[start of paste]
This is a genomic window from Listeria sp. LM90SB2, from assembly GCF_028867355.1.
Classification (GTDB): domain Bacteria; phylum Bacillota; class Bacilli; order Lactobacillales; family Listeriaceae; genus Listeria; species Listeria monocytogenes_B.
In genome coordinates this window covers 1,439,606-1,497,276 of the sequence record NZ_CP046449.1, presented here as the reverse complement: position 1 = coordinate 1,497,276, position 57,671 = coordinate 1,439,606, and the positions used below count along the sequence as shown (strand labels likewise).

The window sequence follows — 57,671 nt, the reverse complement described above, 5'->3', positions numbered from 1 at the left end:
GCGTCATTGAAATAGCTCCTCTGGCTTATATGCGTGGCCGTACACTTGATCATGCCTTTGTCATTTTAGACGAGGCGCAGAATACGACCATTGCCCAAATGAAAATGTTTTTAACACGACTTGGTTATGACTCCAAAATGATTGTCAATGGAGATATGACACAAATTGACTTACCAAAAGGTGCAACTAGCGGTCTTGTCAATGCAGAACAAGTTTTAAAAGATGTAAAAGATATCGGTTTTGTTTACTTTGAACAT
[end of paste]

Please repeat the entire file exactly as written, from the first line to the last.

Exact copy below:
This is a genomic window from Listeria sp. LM90SB2, from assembly GCF_028867355.1.
Classification (GTDB): domain Bacteria; phylum Bacillota; class Bacilli; order Lactobacillales; family Listeriaceae; genus Listeria; species Listeria monocytogenes_B.
In genome coordinates this window covers 1,439,606-1,497,276 of the sequence record NZ_CP046449.1, presented here as the reverse complement: position 1 = coordinate 1,497,276, position 57,671 = coordinate 1,439,606, and the positions used below count along the sequence as shown (strand labels likewise).

The window sequence follows — 57,671 nt, the reverse complement described above, 5'->3', positions numbered from 1 at the left end:
GCGTCATTGAAATAGCTCCTCTGGCTTATATGCGTGGCCGTACACTTGATCATGCCTTTGTCATTTTAGACGAGGCGCAGAATACGACCATTGCCCAAATGAAAATGTTTTTAACACGACTTGGTTATGACTCCAAAATGATTGTCAATGGAGATATGACACAAATTGACTTACCAAAAGGTGCAACTAGCGGTCTTGTCAATGCAGAACAAGTTTTAAAAGATGTAAAAGATATCGGTTTTGTTTACTTTGAACAT